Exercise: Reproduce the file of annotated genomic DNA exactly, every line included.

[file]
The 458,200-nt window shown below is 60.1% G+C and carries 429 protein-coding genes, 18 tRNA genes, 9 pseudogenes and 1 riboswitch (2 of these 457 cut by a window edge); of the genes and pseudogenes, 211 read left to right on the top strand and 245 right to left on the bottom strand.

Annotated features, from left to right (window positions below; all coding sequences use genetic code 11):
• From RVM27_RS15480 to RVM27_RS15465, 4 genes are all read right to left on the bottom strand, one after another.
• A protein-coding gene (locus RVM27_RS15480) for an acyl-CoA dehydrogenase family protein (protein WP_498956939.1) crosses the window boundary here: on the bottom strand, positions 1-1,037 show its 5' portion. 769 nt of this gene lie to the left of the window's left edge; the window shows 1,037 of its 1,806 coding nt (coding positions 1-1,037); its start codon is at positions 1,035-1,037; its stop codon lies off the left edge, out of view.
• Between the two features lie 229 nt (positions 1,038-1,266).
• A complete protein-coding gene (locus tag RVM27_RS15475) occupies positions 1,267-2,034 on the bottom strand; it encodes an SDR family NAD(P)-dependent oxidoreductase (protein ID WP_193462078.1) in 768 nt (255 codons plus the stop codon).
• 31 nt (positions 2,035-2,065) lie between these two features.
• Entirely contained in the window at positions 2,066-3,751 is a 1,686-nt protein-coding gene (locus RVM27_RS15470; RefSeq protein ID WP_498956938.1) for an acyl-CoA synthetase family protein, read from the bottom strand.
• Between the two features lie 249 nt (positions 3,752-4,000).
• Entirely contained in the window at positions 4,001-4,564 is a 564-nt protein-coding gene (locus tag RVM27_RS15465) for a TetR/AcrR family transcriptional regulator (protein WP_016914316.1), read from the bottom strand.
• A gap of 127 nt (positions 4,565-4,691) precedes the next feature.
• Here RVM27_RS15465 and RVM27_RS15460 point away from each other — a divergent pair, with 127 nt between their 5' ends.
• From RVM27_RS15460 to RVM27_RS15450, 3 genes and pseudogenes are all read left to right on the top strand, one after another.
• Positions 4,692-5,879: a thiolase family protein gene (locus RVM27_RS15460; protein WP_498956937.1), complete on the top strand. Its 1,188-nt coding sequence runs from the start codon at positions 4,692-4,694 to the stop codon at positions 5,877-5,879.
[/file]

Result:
The 458,200-nt window shown below is 60.1% G+C and carries 429 protein-coding genes, 18 tRNA genes, 9 pseudogenes and 1 riboswitch (2 of these 457 cut by a window edge); of the genes and pseudogenes, 211 read left to right on the top strand and 245 right to left on the bottom strand.

Annotated features, from left to right (window positions below; all coding sequences use genetic code 11):
• From RVM27_RS15480 to RVM27_RS15465, 4 genes are all read right to left on the bottom strand, one after another.
• A protein-coding gene (locus RVM27_RS15480) for an acyl-CoA dehydrogenase family protein (protein WP_498956939.1) crosses the window boundary here: on the bottom strand, positions 1-1,037 show its 5' portion. 769 nt of this gene lie to the left of the window's left edge; the window shows 1,037 of its 1,806 coding nt (coding positions 1-1,037); its start codon is at positions 1,035-1,037; its stop codon lies off the left edge, out of view.
• Between the two features lie 229 nt (positions 1,038-1,266).
• A complete protein-coding gene (locus tag RVM27_RS15475) occupies positions 1,267-2,034 on the bottom strand; it encodes an SDR family NAD(P)-dependent oxidoreductase (protein ID WP_193462078.1) in 768 nt (255 codons plus the stop codon).
• 31 nt (positions 2,035-2,065) lie between these two features.
• Entirely contained in the window at positions 2,066-3,751 is a 1,686-nt protein-coding gene (locus RVM27_RS15470; RefSeq protein ID WP_498956938.1) for an acyl-CoA synthetase family protein, read from the bottom strand.
• Between the two features lie 249 nt (positions 3,752-4,000).
• Entirely contained in the window at positions 4,001-4,564 is a 564-nt protein-coding gene (locus tag RVM27_RS15465) for a TetR/AcrR family transcriptional regulator (protein WP_016914316.1), read from the bottom strand.
• A gap of 127 nt (positions 4,565-4,691) precedes the next feature.
• Here RVM27_RS15465 and RVM27_RS15460 point away from each other — a divergent pair, with 127 nt between their 5' ends.
• From RVM27_RS15460 to RVM27_RS15450, 3 genes and pseudogenes are all read left to right on the top strand, one after another.
• Positions 4,692-5,879: a thiolase family protein gene (locus RVM27_RS15460; protein WP_498956937.1), complete on the top strand. Its 1,188-nt coding sequence runs from the start codon at positions 4,692-4,694 to the stop codon at positions 5,877-5,879.